Holiday Limits for KidsDec 15, 2022
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Around the holidays, everything sort of gets unstructured and chaotic. We get really busy. We get overwhelmed. Our kids lose the sense of routine that we've been establishing. And it stresses us out!
As parents, it's good for us to stop and think about how we want our winter break to go and how we want this holiday season to feel.
And a big part of creating the break you want is getting clear on some of the things that you want to set limits around over the next few weeks.
When you pre-decide how you want things to go and set routines and limits around them, you’ll be less confused (and so will your kids). You’ll also have less overwhelm, conflict and yelling.
In this episode, we’re talking all about holiday limits for kids - with lots of examples and ideas you can make your own.
Why set limits?
Limits are good for our kids and good for us. They help our kids learn to think for themselves, take personal responsibility and believe that we're going to follow through.
Limits also help us as parents to feel really calm about communicating our expectations and confident that we know how to handle misbehavior when it happens.
In the beginning, this might feel pretty hard. Your kids aren’t going to suddenly start complying all the time because you’ve laid out a limit.
This is because up until now, your kids may have been trained to believe they don’t have to comply.
It’s totally normal for your kid not to do what you ask right away when they have their own plans and no motivation to change their behavior.
The “traditional” command-threat model often plays out like this…Request. Repeat. Command. Threat. Yell. Guilt.
This is really a fear-based model. And it may get compliance in the short-term, but our goal is to stop yelling and to help our kids learn the social and emotional skills to manage themselves in the long-term.
This is where limits come in. A limit outlines both what your child can do or have and under what conditions. The consequence is built in without making it sound like a threat.
For example, you’re welcome to stay sitting here and watching the play as long as you are quiet. So, the implied consequence is that if your child is not quiet, you will leave the play.
With limits, we’re activating desire, rather than fear. We’re motivating them to get something instead of trying to get them to stop something (which is much harder).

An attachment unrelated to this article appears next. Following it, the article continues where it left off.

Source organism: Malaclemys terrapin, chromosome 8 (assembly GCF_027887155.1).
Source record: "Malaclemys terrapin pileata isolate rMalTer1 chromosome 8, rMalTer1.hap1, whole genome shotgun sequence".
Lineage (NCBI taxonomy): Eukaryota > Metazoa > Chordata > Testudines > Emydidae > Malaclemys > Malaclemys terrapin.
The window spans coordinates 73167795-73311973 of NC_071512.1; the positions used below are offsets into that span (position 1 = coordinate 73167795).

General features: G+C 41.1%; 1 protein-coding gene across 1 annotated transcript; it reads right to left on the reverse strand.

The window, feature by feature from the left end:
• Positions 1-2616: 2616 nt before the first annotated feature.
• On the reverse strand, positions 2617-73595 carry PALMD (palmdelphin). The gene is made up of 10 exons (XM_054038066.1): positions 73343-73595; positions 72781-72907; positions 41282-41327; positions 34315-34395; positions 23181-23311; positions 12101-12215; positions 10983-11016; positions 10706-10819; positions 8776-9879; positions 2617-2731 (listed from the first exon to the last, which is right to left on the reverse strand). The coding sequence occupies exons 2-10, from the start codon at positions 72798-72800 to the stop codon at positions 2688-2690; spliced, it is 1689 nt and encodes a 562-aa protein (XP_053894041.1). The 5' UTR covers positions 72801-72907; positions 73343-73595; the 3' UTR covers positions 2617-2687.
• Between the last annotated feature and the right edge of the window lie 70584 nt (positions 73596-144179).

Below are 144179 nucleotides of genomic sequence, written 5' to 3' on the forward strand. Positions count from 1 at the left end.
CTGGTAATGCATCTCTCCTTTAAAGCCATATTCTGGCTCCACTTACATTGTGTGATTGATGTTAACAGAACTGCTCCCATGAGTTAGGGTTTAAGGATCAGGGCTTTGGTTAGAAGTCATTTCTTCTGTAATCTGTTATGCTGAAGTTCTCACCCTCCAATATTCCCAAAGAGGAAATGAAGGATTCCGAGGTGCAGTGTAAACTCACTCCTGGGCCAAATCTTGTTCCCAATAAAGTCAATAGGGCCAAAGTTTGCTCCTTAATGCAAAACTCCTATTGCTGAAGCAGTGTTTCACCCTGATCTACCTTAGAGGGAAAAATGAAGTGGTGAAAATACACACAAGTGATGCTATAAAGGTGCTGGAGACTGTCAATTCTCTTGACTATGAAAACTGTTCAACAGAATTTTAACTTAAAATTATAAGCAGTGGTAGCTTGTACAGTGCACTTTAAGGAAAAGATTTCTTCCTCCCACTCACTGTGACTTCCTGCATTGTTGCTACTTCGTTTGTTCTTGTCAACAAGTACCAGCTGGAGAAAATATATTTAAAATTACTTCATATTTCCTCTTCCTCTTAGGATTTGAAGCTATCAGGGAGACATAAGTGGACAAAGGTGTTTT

The cool thing about limits is that regardless of the choice your child makes, they are going to learn from it. They’ll learn what they need to do to get the things they want and that it’s really in their best interest to listen to you because it benefits them.
Just because we aren’t yelling and threatening doesn’t mean there are no consequences for misbehavior. Remember, it’s built right into the limit.
But if you want limits to work, you have to be willing to follow through.
Often, a parent avoids following through on a consequence because they don’t want to deal with the meltdown. You want to avoid those big feelings because they are uncomfortable for your child and for you.
But I see these big feeling cycles as a GOOD thing, because it allows you to teach your kid how to deal with their emotions in better ways. So they can handle disappointment, hurt, anger and sadness.
Setting the right limits
As the leader of your family, you have a lot of control and power over the dynamic in your household.
Getting clear on what is important to you and what you are willing to commit to following through on is the first step.
If you’ve struggled with following through in the past, it may be in part because that limit - whether it’s sweets, screentime or whatever - just wasn’t actually that important to you. And that’s ok.
My favorite way to figure out what limits to set is to think about what behaviors you are annoyed or angry about. This is a great clue that you need a limit.
Then, decide what you want to happen and use the limit setting formula to put it into words.
In the full episode, you’ll hear a ton of examples related to sweets, screens, sleep, hygiene, cleaning and more that you can borrow or adjust to use in your home this holiday season.
- Why your kids don’t listen, and the early challenges of limit setting
- The difference between and limit and a request
- How to use the limit setting formula to create a calmer home
- Episode 4: Setting Limits that Work
Connect With Darlynn:
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I have to be honest, when you first start using the limit setting formula, your kids don't actually listen to the limit. There's a lot of following through with consequences in the beginning, and that can be really overwhelming.
Inside Calm Mama Club or my new 3-month group program, Raising Emotionally Healthy Kids, you get support while you're implementing these limits.
I walk you through my step-by-step process for setting limits, emotionally coaching your kids through big feelings, regulating your own feelings and following up on consequences without pain or shame. And you go through it faster and easier with me by your side.
If you’re feeling frustrated by behaviors in your home, book a free call with me. I’ll help you understand what the heck is going on in your family and answer any questions you have about working with me.